Dutch authorities this week announced the arrest a 20-year old man for allegedly developing and distributing Office Macro Builders.
Such programs are designed to allow cybercriminals weaponize Office documents to deliver malicious payloads via obfuscated macro code. The macro might also purposely attempt to bypass endpoint security defenses.
Once the document containing such a malicious macro is opened, the code would be executed, which could surreptitiously download malware or start a program on the device.
The arrested individual, a resident of the Dutch city of Utrecht, is said to have created and distributed toolkits named Rubella, Cetan and Dryad. Aided by McAfee and another private company, the Dutch authorities managed to trace various online handles on hacking forums to the man.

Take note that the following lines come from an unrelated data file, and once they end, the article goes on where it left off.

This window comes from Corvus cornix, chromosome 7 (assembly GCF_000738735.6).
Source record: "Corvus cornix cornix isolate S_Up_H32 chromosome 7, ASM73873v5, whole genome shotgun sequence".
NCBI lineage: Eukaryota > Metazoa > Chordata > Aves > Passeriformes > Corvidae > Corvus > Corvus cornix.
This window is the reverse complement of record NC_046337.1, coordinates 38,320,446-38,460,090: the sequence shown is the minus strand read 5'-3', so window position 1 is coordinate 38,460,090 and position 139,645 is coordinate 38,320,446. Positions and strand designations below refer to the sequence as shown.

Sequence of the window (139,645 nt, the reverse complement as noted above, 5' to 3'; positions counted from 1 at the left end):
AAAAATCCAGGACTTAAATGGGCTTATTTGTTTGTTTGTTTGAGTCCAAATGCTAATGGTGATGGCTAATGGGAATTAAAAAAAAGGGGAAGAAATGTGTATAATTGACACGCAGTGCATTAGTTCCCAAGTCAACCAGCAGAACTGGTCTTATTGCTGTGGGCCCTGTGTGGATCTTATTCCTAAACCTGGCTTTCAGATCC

According to the authorities, the suspect sold the macro builder Rubella for prices ranging from a couple of hundred to thousands of euros. According to McAfee, Dryad and Rubella are very similar, and a conversation with the suspect revealed that the individual was behind both of them.
The man was also “found in possession of data concerning dozens of credit cards and manuals on carding, a type of credit card fraud,” the Dutch authorities reveal. Moreover, the suspect had in possession access credentials for thousands of websites.
The man reportedly collected around 20,000 Euro (around $22,000) in crypto currency such as Bitcoins.
“Toolkits that build weaponized Office documents, like Dryad and Rubella, cater to the increasing cybercriminal demand of this type of infection vector. With the arrest of the suspect comes an end to the era of Dryad and Rubella Macro Builder,” McAfee notes.
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